Firstly, warrants typically require the first and last name of the person in question. That being said, many states will allow a reasonable description of the suspect if the name isn’t available. Every state does require that a warrant lists off the crimes that are believed to have been committed by the suspect. This is required no matter what because without this you would be running into a lot of the same issues as general warrants. The whole reason why warrants need to be issued by a judge or magistrate is that they need to be sure that the order is constitutional.

Every warrant also needs to have the signature of the judge or magistrate that is issuing it. Different states give different levels of power to judges or magistrates for the area where a warrant is issuable. In most states, judges can issue warrants anywhere and magistrates can only issue for their county. Some states even allow for town mayors to issue warrants, but town mayors don’t have as much authority as judges or magistrates. Because of this, town mayors usually only either endorse existing warrants or are used in a pinch when no one else is available. 

Many states also require for the warrant to have the name of the office where the judge or magistrate works. So, for example, if they happen to work at the Hamilton County of Ohio Courthouse, that would need to be listed on the warrant. This one is usually the one that has the least amount of thought put into it because it doesn’t matter where on the warrant it needs to be. Many judges and magistrates have this information on the letterhead which makes it pretty easy to plan ahead and make it easy.

3,703 Search Warrant Stock Photos, Pictures & Royalty-Free Images - iStock

Now, in most states, an incorrectly filled out warrant is enough to have it thrown out. An incorrect date, missing signature, wrong suspect name, or even missing name of the issuing court can be enough cause to have a warrant thrown out. Most states are strict about this. If a warrant is turned in incorrectly that’s that and that can mean the end of the case. In other states, it’s not uncommon for there to be more wiggle room in the form of the state allowing a judge to fix any sort of clerical errors after the fact. In states where that’s not an option, it’s not uncommon to have someone look over a warrant before sending it out.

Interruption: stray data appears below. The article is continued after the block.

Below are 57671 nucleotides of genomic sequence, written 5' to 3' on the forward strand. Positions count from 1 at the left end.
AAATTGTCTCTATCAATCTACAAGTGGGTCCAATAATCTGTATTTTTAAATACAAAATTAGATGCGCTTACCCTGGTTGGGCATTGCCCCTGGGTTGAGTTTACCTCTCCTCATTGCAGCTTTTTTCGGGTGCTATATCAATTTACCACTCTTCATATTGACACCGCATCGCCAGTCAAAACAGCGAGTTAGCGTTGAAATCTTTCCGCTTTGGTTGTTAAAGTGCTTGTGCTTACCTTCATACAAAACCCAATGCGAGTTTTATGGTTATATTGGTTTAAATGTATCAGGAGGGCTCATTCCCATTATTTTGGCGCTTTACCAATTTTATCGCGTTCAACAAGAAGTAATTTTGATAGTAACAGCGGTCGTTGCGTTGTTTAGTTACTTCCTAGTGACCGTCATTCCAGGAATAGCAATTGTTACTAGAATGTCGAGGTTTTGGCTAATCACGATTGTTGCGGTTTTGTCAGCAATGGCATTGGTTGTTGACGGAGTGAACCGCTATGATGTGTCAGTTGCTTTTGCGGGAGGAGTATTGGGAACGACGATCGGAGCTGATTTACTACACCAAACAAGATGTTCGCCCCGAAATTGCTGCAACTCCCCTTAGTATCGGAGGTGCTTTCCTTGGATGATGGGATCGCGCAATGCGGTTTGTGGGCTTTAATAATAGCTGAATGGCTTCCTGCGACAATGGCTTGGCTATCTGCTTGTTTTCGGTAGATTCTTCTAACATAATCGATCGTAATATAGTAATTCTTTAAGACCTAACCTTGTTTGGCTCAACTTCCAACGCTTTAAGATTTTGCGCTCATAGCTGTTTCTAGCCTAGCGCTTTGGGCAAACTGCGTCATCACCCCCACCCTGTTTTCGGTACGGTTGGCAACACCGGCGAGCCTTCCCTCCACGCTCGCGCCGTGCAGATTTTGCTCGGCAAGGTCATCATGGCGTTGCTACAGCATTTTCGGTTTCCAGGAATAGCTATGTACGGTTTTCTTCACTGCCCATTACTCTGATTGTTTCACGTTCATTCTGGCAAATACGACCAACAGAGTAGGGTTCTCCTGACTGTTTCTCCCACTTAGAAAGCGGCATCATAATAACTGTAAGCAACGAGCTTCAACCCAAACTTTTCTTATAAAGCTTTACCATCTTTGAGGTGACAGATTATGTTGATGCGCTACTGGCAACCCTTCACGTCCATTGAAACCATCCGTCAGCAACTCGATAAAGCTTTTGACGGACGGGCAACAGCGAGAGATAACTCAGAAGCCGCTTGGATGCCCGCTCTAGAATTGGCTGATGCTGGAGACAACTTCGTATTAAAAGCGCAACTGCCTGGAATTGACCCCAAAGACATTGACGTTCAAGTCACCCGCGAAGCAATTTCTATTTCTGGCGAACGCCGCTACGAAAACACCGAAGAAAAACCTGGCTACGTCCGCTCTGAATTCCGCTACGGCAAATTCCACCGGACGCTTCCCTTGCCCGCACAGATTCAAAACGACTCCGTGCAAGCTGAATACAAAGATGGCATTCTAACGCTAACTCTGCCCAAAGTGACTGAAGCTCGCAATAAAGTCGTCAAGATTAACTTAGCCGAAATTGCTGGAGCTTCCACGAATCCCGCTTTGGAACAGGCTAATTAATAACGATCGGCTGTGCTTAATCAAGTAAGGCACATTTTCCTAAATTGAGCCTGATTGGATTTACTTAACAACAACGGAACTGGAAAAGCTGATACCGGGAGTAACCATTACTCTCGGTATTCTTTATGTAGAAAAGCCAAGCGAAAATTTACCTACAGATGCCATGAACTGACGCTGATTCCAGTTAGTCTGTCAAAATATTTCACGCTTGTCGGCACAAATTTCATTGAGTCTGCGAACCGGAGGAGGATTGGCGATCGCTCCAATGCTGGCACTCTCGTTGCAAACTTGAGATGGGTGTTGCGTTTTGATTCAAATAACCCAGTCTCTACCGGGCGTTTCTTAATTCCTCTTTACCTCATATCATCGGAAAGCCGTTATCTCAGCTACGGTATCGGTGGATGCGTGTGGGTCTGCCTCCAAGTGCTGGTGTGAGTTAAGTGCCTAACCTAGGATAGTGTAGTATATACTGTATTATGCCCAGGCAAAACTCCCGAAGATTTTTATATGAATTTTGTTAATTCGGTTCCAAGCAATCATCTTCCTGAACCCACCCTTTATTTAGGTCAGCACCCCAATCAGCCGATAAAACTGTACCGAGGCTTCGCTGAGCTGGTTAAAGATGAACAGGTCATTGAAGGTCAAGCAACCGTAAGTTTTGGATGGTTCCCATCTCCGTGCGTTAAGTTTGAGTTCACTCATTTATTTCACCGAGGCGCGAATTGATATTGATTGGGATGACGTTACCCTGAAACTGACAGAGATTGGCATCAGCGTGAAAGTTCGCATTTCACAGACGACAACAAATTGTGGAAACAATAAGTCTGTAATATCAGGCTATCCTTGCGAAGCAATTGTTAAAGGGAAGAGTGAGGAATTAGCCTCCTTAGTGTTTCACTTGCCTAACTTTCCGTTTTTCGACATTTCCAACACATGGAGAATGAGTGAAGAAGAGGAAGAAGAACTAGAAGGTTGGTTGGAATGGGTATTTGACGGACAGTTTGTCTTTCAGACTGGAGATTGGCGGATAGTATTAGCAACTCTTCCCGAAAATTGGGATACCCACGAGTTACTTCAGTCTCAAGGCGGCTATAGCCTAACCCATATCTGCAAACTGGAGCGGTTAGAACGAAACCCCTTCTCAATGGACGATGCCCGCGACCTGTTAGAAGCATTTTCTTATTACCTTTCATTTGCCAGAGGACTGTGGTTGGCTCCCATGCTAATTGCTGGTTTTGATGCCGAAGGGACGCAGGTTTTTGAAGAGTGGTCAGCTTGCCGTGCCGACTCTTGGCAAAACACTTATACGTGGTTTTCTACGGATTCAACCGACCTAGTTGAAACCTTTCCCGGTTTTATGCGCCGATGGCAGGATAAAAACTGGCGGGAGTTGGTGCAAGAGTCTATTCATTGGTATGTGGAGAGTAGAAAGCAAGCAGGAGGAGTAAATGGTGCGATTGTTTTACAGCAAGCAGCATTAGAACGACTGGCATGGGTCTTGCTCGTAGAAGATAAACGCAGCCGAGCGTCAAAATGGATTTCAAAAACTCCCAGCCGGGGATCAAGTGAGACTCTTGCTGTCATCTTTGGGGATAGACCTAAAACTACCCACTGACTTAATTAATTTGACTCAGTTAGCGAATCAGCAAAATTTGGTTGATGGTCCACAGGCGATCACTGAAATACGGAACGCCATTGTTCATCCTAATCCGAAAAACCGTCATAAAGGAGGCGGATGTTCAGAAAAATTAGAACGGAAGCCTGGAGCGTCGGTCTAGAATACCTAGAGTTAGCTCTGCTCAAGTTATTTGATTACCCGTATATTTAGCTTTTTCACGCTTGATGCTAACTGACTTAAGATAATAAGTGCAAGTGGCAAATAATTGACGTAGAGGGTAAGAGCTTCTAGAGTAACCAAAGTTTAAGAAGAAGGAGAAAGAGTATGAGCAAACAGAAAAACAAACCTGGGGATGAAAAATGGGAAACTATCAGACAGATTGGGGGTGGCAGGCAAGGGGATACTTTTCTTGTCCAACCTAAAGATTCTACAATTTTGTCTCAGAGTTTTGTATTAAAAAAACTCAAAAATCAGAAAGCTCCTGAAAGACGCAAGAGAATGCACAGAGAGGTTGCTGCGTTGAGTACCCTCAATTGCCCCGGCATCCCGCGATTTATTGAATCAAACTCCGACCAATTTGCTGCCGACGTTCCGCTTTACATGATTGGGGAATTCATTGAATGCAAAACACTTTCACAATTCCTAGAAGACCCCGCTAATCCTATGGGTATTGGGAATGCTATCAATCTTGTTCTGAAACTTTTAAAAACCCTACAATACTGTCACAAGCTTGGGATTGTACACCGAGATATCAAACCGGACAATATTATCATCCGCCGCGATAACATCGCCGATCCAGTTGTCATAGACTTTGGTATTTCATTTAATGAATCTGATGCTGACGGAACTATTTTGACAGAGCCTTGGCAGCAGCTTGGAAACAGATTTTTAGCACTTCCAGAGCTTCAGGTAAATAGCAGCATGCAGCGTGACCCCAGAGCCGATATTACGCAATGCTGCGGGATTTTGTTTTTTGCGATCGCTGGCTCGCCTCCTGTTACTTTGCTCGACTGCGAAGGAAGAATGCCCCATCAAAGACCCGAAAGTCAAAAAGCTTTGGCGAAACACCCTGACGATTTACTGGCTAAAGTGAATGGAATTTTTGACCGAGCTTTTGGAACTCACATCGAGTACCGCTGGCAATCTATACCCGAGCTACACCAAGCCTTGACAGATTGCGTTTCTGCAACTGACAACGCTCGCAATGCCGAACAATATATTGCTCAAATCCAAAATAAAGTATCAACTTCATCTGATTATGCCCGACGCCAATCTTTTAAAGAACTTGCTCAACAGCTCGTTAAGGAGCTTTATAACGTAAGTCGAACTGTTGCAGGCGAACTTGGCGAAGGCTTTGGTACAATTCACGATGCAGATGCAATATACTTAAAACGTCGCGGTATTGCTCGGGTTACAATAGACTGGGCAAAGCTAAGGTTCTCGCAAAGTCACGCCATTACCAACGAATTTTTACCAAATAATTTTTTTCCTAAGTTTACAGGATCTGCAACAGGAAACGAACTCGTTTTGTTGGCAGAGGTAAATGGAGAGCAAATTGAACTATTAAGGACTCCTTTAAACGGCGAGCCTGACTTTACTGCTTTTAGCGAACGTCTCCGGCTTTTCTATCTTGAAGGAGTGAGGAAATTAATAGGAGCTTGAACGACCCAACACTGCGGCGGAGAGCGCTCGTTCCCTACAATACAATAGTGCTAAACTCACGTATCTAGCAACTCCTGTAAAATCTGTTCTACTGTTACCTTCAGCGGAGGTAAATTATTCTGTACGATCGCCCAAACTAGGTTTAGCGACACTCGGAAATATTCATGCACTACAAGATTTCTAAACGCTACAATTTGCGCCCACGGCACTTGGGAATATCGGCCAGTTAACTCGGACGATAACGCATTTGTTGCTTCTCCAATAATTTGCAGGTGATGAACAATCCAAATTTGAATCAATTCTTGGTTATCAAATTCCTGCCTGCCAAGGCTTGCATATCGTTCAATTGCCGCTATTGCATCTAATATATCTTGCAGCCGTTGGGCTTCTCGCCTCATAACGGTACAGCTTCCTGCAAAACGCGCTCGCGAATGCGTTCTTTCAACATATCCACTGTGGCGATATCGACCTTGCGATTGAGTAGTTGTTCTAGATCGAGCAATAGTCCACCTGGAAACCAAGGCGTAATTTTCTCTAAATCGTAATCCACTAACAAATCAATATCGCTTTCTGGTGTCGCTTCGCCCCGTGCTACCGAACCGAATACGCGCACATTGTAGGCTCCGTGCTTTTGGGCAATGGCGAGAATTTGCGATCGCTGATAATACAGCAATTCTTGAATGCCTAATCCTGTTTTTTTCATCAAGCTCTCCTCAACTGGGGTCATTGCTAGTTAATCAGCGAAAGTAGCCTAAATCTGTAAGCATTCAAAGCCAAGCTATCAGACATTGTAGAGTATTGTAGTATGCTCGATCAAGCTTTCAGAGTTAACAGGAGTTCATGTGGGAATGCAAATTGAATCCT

Most states prefer not to have court cases thrown out because of errors on warrants, but it still happens occasionally. Judges and magistrates need to be careful about how they issue their warrants in the vast majority of states so they don’t accidentally give the suspect an out. That being said, judges are typically very cautious about this because they want to be completely sure that a small error doesn’t allow the suspect to go without being tried for their alleged crimes. That can mean pretty bad things, including the suspect running out of the country and law enforcement being made entirely unable to catch them. 

Learn About Warrants

There is an enormous amount of information to know about the American criminal justice system. From top to bottom everything is incredibly complex, and the language that the laws are written in doesn’t make things any easier. As an American citizen, it’s important to make sure that you understand how this stuff works so you can know what your rights are, and what they aren’t. While it might be confusing, there is a lot of information available on the subject. 

Whether you go directly through the statutes and try to decipher what they’re saying, you’d prefer to read the information available on lawyer’s websites, or even by reading articles just like this one from around the web. No matter how you prefer to get your information, there’s always a way to learn more and more about warrants so long as you know where you’re looking and how to read some basic legalese. The internet has made this task a lot easier than it’s ever been in the past, and there are abundant resources available to help you get the answers that you seek.